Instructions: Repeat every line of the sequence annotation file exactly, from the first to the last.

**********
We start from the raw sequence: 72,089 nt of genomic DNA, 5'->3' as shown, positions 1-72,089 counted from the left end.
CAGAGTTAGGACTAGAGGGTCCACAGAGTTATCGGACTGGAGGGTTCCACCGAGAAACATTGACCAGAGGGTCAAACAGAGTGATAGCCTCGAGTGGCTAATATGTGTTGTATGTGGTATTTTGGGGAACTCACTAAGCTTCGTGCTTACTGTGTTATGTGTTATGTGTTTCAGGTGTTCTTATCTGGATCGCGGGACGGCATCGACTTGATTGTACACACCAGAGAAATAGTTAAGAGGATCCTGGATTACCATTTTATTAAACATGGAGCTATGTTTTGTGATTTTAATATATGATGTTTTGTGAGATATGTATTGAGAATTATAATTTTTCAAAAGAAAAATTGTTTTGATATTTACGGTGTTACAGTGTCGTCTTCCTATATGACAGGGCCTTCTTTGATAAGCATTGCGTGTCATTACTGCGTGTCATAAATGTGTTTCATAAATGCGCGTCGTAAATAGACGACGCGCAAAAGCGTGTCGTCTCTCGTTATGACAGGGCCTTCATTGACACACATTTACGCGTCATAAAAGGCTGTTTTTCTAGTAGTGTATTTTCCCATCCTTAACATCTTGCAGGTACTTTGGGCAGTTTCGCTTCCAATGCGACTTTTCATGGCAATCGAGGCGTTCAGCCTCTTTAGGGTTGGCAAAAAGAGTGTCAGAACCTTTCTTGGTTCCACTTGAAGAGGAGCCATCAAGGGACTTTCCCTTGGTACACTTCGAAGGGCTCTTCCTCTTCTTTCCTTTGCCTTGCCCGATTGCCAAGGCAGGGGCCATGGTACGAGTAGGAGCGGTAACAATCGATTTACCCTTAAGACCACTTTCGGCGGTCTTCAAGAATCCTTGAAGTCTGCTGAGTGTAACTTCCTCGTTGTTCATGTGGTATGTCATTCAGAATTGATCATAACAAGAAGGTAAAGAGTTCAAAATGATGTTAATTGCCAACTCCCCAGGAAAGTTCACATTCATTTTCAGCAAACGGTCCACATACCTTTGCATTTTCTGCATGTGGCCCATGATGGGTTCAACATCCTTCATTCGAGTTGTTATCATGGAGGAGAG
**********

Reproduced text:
We start from the raw sequence: 72,089 nt of genomic DNA, 5'->3' as shown, positions 1-72,089 counted from the left end.
CAGAGTTAGGACTAGAGGGTCCACAGAGTTATCGGACTGGAGGGTTCCACCGAGAAACATTGACCAGAGGGTCAAACAGAGTGATAGCCTCGAGTGGCTAATATGTGTTGTATGTGGTATTTTGGGGAACTCACTAAGCTTCGTGCTTACTGTGTTATGTGTTATGTGTTTCAGGTGTTCTTATCTGGATCGCGGGACGGCATCGACTTGATTGTACACACCAGAGAAATAGTTAAGAGGATCCTGGATTACCATTTTATTAAACATGGAGCTATGTTTTGTGATTTTAATATATGATGTTTTGTGAGATATGTATTGAGAATTATAATTTTTCAAAAGAAAAATTGTTTTGATATTTACGGTGTTACAGTGTCGTCTTCCTATATGACAGGGCCTTCTTTGATAAGCATTGCGTGTCATTACTGCGTGTCATAAATGTGTTTCATAAATGCGCGTCGTAAATAGACGACGCGCAAAAGCGTGTCGTCTCTCGTTATGACAGGGCCTTCATTGACACACATTTACGCGTCATAAAAGGCTGTTTTTCTAGTAGTGTATTTTCCCATCCTTAACATCTTGCAGGTACTTTGGGCAGTTTCGCTTCCAATGCGACTTTTCATGGCAATCGAGGCGTTCAGCCTCTTTAGGGTTGGCAAAAAGAGTGTCAGAACCTTTCTTGGTTCCACTTGAAGAGGAGCCATCAAGGGACTTTCCCTTGGTACACTTCGAAGGGCTCTTCCTCTTCTTTCCTTTGCCTTGCCCGATTGCCAAGGCAGGGGCCATGGTACGAGTAGGAGCGGTAACAATCGATTTACCCTTAAGACCACTTTCGGCGGTCTTCAAGAATCCTTGAAGTCTGCTGAGTGTAACTTCCTCGTTGTTCATGTGGTATGTCATTCAGAATTGATCATAACAAGAAGGTAAAGAGTTCAAAATGATGTTAATTGCCAACTCCCCAGGAAAGTTCACATTCATTTTCAGCAAACGGTCCACATACCTTTGCATTTTCTGCATGTGGCCCATGATGGGTTCAACATCCTTCATTCGAGTTGTTATCATGGAGGAGAG